San Diego is blessed with interesting topography, including beaches, mountains, and canyons. Luckily, there are a number of spots where you can take in the breathtaking views and get a sense of "where is where." Best of all, it costs nothing, or very little, for the experience. Here are our picks for best panoramic views in San Diego.
Cabrillo National Monument
When it comes to views, it's hard to beat the view atop the Point Loma Peninsula at the Cabrillo National Monument. From here, you take in everything that makes San Diego what it is: the Pacific Ocean on one side, the perfect natural bay, the downtown skyline, the Navy jets on North Island, and the Laguna Mountains in the east. A view from here really gives you a sense of what Juan Rodriguez Cabrillo saw when he discovered San Diego Bay in 1542. Nominal parking fee.
If you live in San Diego you've likely heard all the legal wranglings about the cross atop Mount Soledad in La Jolla (the whole church/state argument). But in regards to the topic of stellar views, the bottom line is the view from 822-foot Mount Soledad is spectacular: 360 degrees of the Pacific, La Jolla, the north coast and even Mexico on a clear day. A veteran's memorial is also situated at the base of the cross. Free parking.
You might say Mount Helix, located between La Mesa and El Cajon, is the east county counterpart to Mount Soledad. It even has a cross atop (though it sits on private land, thus no legal challenges). The 1,370-foot peak offers an amazing view of eastern San Diego County, from the lovely estates on the mountain, to the bustle of the El Cajon Valley. The park at the top has a nice amphitheater and is used for events, weddings, plays, and just soaking in the view. Free.
Cowles Mountain, in the San Carlos neighborhood of San Diego, is one of the highest peaks in the city at 1,592 feet. It's also part of the sprawling Mission Trails Regional Park, one of the county's best-loved and used recreation areas. Unlike the other mountains, catching a view from Cowles isn't as easy as driving up to the top since you have to hike all the way up. But it'll be worth the effort with panoramic views of the entire city and Lake Murray below. Free, with some effort.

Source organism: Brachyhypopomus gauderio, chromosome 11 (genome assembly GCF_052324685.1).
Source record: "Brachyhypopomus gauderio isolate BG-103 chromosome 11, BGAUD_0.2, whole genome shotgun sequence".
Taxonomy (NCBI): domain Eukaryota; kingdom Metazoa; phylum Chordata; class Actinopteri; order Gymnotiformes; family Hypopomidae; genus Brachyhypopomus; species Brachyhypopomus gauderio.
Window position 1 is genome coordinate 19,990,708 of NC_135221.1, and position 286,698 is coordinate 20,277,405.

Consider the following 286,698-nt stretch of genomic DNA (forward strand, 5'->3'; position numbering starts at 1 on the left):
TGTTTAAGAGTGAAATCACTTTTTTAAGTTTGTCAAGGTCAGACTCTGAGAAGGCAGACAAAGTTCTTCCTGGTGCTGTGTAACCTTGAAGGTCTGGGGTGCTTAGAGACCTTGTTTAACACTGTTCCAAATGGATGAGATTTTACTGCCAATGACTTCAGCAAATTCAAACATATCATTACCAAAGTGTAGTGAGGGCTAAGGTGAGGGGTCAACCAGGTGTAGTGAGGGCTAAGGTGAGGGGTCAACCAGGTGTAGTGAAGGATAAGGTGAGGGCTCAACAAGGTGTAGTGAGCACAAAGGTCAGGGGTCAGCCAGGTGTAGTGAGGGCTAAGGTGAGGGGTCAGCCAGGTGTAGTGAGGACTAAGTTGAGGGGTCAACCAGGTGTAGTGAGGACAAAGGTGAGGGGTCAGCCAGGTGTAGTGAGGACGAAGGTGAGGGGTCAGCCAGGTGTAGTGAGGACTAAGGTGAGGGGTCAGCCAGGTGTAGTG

Unfortunately, San Diego doesn't have a towering landmark building where tourists and residents can take in a panoramic view, like Seattle's Space Needle or the St. Louis Arch. The closest thing we have is a restaurant: Bertrand at Mister A's. Located in Banker's Hill atop an office building, Mister A's gives you the best view of downtown, especially of planes landing right at eye level. Dinner might be pricey, but at least go up for drinks—it'll be worth it.
San Diego-Coronado Bay Bridge
OK, first off: you have to take in the view from the San Diego-Coronado Bay Bridge quickly because you can't stop on the bridge. But it's a nifty view driving across the bay to Coronado, with a sweeping view of San Diego Bay, the Silver Strand, Coronado, and downtown. And the bridge itself, with its sweeping curve, is one of the most handsome around. Best of all, there is no toll, so it's free. Just be sure to pay attention to the road if you're driving.